Researchers at the University of Dundee have developed a fully automated robotic screening system which allows them to rapidly test the effect of drugs and other chemicals on human sperm.
The research team at Dundee, led by Professor Chris Barratt and Dr Paul Andrews, are working towards finding a safe and effective male contraceptive.
Their latest study, funded by the Bill & Melinda Gates Foundation, reports the results of a systematic search for drugs that block sperm motility.
The Dundee team screened one of the world’s largest collections of previously approved and clinically tested drugs.
The outcome of the study shows that it is possible to find effective agents that halt the sperm in its tracks and further work will be done to investigate if any of these are suitable for long term use in the male.
Chris Barratt, Professor of Reproductive Medicine at the university’s school of medicine, said: “This is a breakthrough in technology for the area. It allows us for the first time to assess in large numbers how compounds can affect sperm function.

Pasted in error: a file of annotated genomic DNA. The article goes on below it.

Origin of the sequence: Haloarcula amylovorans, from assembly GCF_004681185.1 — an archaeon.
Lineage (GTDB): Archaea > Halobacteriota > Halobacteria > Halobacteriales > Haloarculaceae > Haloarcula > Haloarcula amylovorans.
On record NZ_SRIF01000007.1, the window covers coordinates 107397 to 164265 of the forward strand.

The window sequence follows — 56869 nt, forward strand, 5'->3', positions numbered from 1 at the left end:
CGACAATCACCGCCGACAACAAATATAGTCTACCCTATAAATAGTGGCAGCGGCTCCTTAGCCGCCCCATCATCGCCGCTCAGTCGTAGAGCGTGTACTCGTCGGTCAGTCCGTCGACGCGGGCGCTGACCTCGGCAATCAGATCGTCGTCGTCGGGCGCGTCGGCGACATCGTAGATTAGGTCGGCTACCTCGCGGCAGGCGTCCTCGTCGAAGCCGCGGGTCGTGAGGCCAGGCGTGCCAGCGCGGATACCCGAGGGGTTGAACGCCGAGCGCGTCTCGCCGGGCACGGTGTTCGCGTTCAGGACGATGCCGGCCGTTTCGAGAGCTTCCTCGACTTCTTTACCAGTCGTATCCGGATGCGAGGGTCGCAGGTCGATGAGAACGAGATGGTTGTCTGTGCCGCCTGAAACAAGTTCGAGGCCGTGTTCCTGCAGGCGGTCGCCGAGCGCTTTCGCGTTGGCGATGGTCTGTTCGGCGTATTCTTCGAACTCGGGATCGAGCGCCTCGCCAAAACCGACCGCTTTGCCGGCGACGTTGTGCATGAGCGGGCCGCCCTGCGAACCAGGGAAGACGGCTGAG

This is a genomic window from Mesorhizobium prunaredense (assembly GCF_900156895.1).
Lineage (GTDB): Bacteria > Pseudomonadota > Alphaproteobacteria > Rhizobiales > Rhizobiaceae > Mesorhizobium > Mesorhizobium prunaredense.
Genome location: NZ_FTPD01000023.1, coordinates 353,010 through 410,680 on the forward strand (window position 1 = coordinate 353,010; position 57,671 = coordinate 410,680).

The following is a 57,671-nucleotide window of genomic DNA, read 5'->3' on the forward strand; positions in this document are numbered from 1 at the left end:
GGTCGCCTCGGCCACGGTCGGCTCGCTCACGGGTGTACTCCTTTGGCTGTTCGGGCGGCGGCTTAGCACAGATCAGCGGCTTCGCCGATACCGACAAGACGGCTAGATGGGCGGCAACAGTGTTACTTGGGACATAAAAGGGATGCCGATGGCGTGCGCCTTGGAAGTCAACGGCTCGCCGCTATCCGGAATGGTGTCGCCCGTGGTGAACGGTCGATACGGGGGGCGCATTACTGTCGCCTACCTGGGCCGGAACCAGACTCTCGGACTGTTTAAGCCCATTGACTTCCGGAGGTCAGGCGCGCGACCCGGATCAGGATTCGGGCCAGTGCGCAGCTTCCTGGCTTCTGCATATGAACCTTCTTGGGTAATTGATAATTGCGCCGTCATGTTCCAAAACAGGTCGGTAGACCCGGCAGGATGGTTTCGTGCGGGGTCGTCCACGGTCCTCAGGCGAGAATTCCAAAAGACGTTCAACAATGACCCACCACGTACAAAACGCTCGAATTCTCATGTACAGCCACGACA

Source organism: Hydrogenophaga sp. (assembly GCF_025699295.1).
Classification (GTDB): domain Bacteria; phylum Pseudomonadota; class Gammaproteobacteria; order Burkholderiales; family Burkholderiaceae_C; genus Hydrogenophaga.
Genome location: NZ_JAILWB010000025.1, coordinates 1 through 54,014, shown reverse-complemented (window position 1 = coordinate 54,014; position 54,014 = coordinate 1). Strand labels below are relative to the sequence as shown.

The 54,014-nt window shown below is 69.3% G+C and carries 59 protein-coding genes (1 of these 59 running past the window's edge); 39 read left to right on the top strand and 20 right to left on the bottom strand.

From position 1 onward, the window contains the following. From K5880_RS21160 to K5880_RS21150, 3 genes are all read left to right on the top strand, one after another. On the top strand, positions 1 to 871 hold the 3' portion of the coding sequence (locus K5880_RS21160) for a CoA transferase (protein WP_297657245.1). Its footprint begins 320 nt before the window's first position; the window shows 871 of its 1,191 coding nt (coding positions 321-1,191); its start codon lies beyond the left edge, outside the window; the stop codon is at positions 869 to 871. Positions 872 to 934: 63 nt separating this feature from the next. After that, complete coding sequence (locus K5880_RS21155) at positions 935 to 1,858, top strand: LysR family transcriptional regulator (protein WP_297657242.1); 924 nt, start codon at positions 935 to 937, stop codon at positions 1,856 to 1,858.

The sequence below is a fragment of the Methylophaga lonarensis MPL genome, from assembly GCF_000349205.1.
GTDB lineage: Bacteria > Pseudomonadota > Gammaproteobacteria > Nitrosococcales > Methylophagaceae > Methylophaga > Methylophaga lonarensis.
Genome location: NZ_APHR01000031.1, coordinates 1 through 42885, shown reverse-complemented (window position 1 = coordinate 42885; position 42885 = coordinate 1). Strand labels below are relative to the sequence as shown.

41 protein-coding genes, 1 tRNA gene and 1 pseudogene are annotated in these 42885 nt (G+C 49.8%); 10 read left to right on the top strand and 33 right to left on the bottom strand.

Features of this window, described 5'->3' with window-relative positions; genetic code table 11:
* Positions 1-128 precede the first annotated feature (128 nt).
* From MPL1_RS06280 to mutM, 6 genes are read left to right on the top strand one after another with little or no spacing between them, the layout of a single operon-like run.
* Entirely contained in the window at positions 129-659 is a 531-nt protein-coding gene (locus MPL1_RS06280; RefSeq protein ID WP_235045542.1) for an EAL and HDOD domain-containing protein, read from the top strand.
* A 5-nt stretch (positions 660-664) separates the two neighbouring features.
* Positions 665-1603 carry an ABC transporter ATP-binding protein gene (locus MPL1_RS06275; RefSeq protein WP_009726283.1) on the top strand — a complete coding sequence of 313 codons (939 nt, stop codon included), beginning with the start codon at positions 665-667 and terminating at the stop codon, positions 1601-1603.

“Surprisingly there has been no effective, reversible and widely available form of contraception developed for the male since the condom and, as such, the burden falls largely to the female.
“Finding an effective male contraceptive would be a major step in addressing that inequality.”
There is an urgent need to develop new methods for male contraception, however drug discovery efforts have been hampered for a variety of reasons, including the relatively poor understanding of human sperm biology.
Dr Paul Andrews, who leads the National Phenotypic Screening Centre (NPSC) in Dundee said: “The conventional way to test drugs for contraceptive activity is prohibitively time-consuming.
“Through the hard work of the multi-disciplinary research team in Dundee, we have managed to develop a disruptive technology platform we hope will be a game changer.”
Contraception is a critical area for research as, according to the Guttmacher Institute, there are 89 million unintended pregnancies and 48 million abortions every year, often pushing women into life choices that increase poverty and pose severe health risks.